Russia angrily denied suggestions yesterday of involvement in the sudden death of Georgia's Prime Minister, Zurab Zhvania, an architect of its bloodless "rose revolution".
His body was found in a friend's flat in the Georgian capital, Tbilisi, yesterday. A friend, Raul Usupov, with whom he had been playing backgammon, was also dead.
Mr Zhvania, 41, was a pivotal figure in the ousting of Georgia's Soviet-era president, Edvard Shevardnadze, in 2003, in favour of the pro-US Mikhail Saakashvili. Relations with Russia have been strained over the presence of Russian troops, territorial disputes and Mr Saakashvili's US links.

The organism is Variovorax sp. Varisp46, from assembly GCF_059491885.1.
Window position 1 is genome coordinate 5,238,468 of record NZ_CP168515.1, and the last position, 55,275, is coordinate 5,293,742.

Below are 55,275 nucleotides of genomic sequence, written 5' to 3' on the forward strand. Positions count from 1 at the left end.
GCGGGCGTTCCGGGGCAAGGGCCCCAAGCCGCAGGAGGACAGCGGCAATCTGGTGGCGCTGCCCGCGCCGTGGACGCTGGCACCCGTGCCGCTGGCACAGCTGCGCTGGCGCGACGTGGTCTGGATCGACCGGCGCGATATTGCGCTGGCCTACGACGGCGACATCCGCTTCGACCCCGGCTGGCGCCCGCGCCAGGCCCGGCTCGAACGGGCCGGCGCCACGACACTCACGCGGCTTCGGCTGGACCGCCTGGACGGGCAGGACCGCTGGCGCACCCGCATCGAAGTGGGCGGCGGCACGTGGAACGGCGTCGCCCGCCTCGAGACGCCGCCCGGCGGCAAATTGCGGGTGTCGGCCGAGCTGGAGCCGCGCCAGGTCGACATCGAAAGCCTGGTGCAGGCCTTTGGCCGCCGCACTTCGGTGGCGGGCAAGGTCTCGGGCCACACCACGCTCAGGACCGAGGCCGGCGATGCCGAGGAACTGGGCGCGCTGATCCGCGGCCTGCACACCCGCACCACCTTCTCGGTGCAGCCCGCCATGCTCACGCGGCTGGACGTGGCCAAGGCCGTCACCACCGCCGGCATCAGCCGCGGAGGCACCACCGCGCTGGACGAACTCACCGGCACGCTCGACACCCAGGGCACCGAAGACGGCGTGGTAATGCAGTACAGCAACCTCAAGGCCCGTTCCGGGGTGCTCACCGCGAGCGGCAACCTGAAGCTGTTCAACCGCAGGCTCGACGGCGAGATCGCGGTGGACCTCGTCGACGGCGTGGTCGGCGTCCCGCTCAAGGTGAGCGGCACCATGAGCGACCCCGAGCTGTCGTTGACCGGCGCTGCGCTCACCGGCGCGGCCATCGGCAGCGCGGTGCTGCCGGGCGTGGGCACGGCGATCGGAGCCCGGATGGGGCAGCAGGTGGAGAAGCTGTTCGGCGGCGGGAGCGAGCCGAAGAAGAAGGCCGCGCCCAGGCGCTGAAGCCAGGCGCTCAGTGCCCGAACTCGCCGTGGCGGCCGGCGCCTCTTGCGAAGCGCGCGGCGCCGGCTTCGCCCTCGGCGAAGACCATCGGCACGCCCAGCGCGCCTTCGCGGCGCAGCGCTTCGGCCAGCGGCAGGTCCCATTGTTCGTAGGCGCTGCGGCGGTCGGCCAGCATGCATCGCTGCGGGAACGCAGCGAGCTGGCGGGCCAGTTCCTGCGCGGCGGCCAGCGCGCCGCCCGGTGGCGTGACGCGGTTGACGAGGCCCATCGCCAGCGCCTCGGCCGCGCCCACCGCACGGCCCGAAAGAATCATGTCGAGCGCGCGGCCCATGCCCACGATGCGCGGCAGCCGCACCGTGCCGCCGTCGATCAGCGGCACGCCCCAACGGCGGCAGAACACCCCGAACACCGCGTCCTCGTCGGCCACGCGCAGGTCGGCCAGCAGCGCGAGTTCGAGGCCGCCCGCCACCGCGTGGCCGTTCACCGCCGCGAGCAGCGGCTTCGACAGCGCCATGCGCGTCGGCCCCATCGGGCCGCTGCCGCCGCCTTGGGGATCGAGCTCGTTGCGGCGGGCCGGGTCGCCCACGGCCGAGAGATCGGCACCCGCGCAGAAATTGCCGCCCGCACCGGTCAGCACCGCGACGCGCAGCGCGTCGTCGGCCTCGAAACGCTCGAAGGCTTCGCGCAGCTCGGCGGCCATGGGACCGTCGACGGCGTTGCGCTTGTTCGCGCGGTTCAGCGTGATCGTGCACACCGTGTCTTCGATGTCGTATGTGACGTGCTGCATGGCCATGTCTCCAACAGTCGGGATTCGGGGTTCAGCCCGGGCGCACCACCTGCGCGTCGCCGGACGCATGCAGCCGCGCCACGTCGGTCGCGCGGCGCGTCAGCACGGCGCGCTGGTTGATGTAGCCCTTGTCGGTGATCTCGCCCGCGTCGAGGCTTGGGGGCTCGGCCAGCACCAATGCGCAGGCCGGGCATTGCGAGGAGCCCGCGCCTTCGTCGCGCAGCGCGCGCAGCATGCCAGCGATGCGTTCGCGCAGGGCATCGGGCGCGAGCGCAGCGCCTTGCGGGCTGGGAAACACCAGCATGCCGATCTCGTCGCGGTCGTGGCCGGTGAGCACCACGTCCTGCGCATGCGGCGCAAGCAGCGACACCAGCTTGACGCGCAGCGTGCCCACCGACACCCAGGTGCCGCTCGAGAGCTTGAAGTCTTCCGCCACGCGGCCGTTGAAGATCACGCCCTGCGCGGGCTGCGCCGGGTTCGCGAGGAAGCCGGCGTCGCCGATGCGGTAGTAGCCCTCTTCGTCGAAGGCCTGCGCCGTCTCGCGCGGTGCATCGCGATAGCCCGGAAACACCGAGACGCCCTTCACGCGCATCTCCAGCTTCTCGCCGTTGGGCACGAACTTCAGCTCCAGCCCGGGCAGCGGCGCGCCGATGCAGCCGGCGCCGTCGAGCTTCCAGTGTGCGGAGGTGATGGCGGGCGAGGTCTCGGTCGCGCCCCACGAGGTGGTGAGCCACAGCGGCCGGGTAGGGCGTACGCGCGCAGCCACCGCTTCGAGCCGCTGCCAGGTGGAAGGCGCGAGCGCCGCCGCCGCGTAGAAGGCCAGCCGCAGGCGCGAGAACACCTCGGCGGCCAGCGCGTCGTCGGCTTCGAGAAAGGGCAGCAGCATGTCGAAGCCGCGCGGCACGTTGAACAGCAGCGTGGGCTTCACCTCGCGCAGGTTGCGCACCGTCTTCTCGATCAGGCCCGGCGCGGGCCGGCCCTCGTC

Investigators said the men may have been poisoned by carbon monoxide from a faulty gas-heater. But an MP, Amiran Shalamberidze, suggested a link to Georgia's dispute with Russia over the breakaway region of South Ossetia. "There is the impression these tragic facts didn't occur by chance," Itar-Tass quoted him as saying. "But [they] were the result of interference from certain outside forces ... acting from Russia."
The Russian Foreign Minister, Sergei Lavrov, dismissed such talk as nonsense. "The statements of those who rush to make judgements ... will remain on their consciences.